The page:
Duarte's paper “is kind of committing the same sin it’s railing against in the casting of this as a series of calamities”, says Keeling. “The literature doesn’t call it calamites. That’s their own hyperbolic language.”

Journal name:
Nature
DOI:
doi:10.1038/nature.2015.16714

References

  1. Duarte, C. M. et al. BioScience http://dx.doi.org/10.1093/biosci/biu198 (2014).

  2. Halpern, B. S. Nature 506, 167168 (2014).

  3. Keeling, R. F., Körtzinger, A. & Gruber, N. Ann. Rev. Marine Sci. 2, 199229 (2010).

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  1. Avatar for Dick Grachek
    Dick Grachek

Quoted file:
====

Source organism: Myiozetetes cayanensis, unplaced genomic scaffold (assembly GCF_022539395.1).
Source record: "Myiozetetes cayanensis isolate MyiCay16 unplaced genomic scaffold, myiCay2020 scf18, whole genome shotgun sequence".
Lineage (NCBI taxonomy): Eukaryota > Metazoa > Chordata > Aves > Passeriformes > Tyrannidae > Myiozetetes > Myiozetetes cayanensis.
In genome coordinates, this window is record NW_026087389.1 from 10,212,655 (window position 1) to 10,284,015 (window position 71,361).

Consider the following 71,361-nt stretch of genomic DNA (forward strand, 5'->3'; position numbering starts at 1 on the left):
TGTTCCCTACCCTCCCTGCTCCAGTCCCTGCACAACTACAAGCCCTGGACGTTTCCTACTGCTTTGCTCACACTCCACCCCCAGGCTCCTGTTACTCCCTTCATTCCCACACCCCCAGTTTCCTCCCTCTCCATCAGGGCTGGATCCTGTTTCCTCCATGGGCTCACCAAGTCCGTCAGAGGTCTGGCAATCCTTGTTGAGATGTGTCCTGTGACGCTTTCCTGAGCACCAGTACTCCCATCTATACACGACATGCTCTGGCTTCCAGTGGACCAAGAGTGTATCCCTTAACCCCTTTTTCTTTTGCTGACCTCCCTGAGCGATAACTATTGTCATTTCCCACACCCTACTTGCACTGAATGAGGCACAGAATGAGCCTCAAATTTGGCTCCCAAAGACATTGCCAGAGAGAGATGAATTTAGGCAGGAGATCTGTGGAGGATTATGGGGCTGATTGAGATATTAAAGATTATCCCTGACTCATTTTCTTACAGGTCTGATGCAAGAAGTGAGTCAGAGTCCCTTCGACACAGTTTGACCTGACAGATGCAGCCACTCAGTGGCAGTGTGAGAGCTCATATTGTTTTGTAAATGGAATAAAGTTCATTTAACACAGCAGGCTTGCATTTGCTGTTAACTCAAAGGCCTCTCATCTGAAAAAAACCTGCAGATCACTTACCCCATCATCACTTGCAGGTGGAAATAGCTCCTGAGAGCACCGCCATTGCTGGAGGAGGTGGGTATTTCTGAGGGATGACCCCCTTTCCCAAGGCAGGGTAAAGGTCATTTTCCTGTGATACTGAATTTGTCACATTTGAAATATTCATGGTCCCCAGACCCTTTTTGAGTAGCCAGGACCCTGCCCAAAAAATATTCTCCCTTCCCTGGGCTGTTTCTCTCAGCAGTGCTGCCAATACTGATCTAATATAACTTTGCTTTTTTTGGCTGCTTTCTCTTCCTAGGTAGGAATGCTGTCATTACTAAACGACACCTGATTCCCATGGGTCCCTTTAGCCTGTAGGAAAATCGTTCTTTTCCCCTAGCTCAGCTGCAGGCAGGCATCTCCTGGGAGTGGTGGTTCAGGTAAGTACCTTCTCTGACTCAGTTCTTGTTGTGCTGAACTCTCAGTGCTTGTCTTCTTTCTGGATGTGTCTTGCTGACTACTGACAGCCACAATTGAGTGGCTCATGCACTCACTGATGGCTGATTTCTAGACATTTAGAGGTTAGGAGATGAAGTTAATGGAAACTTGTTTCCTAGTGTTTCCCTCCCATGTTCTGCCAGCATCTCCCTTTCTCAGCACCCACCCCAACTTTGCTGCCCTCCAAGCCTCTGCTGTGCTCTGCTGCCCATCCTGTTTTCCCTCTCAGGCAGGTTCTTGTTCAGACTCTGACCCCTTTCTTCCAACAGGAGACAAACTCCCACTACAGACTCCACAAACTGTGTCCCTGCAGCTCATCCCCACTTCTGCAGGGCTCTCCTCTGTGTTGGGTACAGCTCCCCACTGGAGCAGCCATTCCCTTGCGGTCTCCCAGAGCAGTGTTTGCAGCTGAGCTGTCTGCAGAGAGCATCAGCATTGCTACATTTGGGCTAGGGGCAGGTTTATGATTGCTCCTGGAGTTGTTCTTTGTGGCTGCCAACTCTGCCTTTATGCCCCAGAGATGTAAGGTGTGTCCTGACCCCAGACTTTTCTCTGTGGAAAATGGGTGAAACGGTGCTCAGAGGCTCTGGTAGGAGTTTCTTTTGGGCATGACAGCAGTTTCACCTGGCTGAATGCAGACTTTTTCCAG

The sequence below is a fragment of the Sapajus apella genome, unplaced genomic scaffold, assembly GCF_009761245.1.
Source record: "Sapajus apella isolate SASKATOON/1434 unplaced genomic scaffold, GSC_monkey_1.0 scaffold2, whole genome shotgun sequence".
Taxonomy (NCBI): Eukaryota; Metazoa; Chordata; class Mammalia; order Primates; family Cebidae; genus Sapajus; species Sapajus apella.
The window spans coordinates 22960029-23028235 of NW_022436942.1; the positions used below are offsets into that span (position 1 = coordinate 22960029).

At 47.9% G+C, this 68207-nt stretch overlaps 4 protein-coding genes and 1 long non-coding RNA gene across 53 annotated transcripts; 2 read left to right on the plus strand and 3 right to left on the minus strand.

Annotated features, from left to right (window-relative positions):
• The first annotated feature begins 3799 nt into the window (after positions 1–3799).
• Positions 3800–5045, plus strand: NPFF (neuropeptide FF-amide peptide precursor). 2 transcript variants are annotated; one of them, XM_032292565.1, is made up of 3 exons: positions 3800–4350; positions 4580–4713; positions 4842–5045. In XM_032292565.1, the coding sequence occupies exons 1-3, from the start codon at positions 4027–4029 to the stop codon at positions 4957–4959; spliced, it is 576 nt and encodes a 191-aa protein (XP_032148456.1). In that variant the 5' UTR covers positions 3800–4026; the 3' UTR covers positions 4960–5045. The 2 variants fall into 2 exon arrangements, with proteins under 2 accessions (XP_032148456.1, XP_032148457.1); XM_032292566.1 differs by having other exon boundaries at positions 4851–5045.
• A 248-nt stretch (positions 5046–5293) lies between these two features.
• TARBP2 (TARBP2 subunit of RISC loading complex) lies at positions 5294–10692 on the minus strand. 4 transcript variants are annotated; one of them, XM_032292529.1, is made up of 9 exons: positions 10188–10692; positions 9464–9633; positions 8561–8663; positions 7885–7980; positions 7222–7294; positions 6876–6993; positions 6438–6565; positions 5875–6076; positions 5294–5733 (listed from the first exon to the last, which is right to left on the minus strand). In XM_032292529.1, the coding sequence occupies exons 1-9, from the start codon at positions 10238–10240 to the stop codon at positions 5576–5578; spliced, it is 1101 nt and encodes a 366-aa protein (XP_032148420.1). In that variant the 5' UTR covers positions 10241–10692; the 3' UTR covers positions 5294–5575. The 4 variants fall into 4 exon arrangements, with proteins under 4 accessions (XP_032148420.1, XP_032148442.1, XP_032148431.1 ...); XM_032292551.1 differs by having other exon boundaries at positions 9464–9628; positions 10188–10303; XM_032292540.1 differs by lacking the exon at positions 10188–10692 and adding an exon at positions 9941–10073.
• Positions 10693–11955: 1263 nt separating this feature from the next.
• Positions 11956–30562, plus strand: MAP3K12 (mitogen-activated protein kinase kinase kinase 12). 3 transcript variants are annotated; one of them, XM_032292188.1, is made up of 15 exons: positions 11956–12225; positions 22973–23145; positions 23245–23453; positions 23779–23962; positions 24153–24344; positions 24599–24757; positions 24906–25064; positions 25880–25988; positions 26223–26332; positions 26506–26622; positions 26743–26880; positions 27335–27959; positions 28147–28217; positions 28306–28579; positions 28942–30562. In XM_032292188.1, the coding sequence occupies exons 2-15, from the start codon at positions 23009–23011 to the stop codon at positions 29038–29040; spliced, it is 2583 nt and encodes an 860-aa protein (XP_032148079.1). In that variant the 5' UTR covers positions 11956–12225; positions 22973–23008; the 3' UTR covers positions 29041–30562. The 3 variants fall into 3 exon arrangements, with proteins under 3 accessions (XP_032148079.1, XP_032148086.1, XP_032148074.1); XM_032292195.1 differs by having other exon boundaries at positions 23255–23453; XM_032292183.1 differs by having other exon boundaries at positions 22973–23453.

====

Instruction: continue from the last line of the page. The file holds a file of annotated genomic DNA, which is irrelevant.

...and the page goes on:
There is no finer example of oversold ocean calamities than the “Oceans of Abundance” gem. It’s worth it to look through the text linked below because this is one of the most blatant pieces of agenda-driven hyperbolic and sensationalistic fisheries management “science” ever. http://www.edf.org/sites/default/files/oceans-of-abundance.pdf It is written by such fisheries research luminaries as Costello, Lubchenco, Steven Gaines, Andy Rosenberg, and Ellen Pikitch, to name a few. Many of the talking points in this lobbying paper use references from Myers and Worm and Pauly---of nothing-left-but-jellyfish fame. The paper (or leaflet is perhaps a better term) is laced with words such as decimated, depleted, destroyed, ruined, emptied, food source in jeopardy etc. describing the fisheries as near extinction and set up for a drastic new management regime: catch shares. Actually catch shares is nothing more than a privatization scheme which had been in existence for decades throughout the world's fisheries with mixed results and some countries such as Iceland and Scotland were trying to get back to days-at-sea "input controls". In fact, in 1994 the New England Fisheries Management Council had considered catch shares and rejected them out of consideration of their inherent costs and inequities. The "Oceans of Abundance" paper starts out with a display of the "conveners” and funders of this “study” and the hyperbolic text goes downhill from there. Here the EDF et al lobbyists literally write the fisheries policy with this new Obama administration arm-twisting “Oceans of Abundance: Action Agenda for America’s Vital Fishing Future” aka the campaign for the selling of catch shares. “Oceans of Abundance was developed by an independent, bipartisan working group consisting of 23 prominent leaders in government, fisheries science, management, and policy. The working group was convened by Environmental Defense Fund, Marine Conservation Biology Institute, and World Wildlife Fund. Its purpose is to present policymakers with coherent, achievable methods — based on the most current scientific consensus — to reverse the economic and environmental decline of U.S. fisheries and the communities that depend on them. Generous support for this report was provided by the Walton Family Foundation.” From pg. 4 of “Oceans of Abundance” "Evidence is overwhelming. The global oceans are being emptied of seafood. Scientists report that 90% of large fish — highly sought after species like tuna and swordfish — have been removed from the oceans. There is scientific consensus that fishing is fundamentally altering ocean ecosystems, which are increasingly likely to yield massive swarms of jellyfish rather than food fish." (This little power-pack paragraph, compliments of Myers and Worm and Pauly---Boris Worm later recanted when pressed by Ray Hilborn and others on this jellyfish thesis and admitted he used “hyperbole” justified only by the dire seriousness of his ocean-saving mission.) So straight from the environmental NGO Lobbyists’ Playbook the remedy headline and total cure for this ocean fisheries Armageddon reads: “To unleash innovation for economic and ecosystem renewal in the oceans: ---President Obama should ensure that all federal fishery management plans are evaluated for catch shares by 2012, and that at least 50% of federal fishery management plans feature catch share management by 2016. ---The U.S. Congress should ease bottlenecks in order to achieve the President’s goal by passing legislation to require that catch shares be considered in all fishery management.” Benefits of Catch Shares: (page 7) "Catch shares prevent, and even reverse the collapse of the world’s fisheries. The journal Science recently published the most comprehensive study of catch shares to date. The study, by Costello et al., examined the fate of more than 11,000 fisheries around the world, and found that catch share fisheries remain stable in the long term." "Catch share fisheries are more productive. Heal and Schlenker, writing in Nature, showed that in the 17 years after implementation, catch shares had driven a large increase in catch (on the order of four-fold) — while those fisheries remained stable." "Catch share fisheries meet conservation targets and improve economic performance. A detailed look at U.S. and British Columbia catch shares showed that fishermen comply with catch limits — even catching 5% less than their allowable limit. In those same fisheries, revenues per boat increased by 80% due to higher yields and higher dockside prices. In addition, bycatch decreased on average 40%. In the first year of the Gulf of Mexico’s red snapper catch share program, NOAA reports that commercial fishermen fully complied with catch limits and considerably reduced bycatch." "Catch share fisheries can help restore natural wealth. According to the World Bank, catch shares and other reforms can drive economic growth. Costello and Gleason conservatively estimate that catch shares could double the net economic value of U.S. commercial fisheries." Actually, none of those promises were to be realized now 5 years after the imposition of catch shares in May of 2010. The New England groundfishery is in shambles due to shoddy stock assessments, the consequent draconian regulations, and the consolidation of the fishing fleet in the hands of outfits such as Cooke Aquaculture (who just bought up a large chunk of the east coast's Scallop Industry). This all essentially thanks to catch shares. On page (7) EDF predicts in a graph that in 5 years after imposition Catch Shares will increase fishing revenues by 169% and: “Taken together this evidence demonstrates a path toward a more stable food supply, better economic returns, and a healthier ocean. This is strong evidence that catch shares end overfishing, and offer a welcome message of hope from leading scientists.” Again reality has not been kind! “Catch shares provide the best strategy for protecting fishing jobs, tens of thousands of which have already been lost in collapsing fisheries. Under current management labor is needed for just a few short days [? ---don’t ask me, this sentence is way beyond my creative ability---I guess they’re referring to their simplistic notion of “derby/pulse fishing”]. Catch shares, on the other hand, often allow fishing seasons to be dramatically extended, spreading out the economic benefits across an entire year. Until fisheries recover, the same labor hours are needed. And under catch shares the jobs are much more likely to be full-time.”21 (EDF, as usual, references EDF as support for their EDF argument.) Here are a couple of the paper’s political “Shoulds” for President Obama (Page 8) that will be particularly telling for anyone who has lived through the results of this privatization and consolidation atrocity: “Work with Congress to make catch shares a priority in the first 100 days.” Done: Jane Lubchenco, catch shares champion, was appointed as NOAA's National Marine Fisheries Service director and Under Secretary of the Department of Commerce. "Appoint committed leaders for the Department of Commerce and regional fishery management councils who will drive economic and ecosystem renewal in the oceans.” Done: the regional councils were stacked with pro catch share voting members." To end, a quote from one of the leaders in the quest for profitability in the fisheries: “Catch shares can provide real hope for the sustainability of American fisheries and fishing communities.” Dr. Andy Rosenberg, former Deputy Director, National Marine Fisheries Service One of the major premises of catch shares efficacy is total observer coverage on the fishing vessels at sea and Professor Rosenberg, a staunch supporter of catch shares (and extensive observer coverage), opened an agency, MRAG Americas, Inc. which coincidentally supplies at-sea observers for NOAA management. “Mission Accomplished”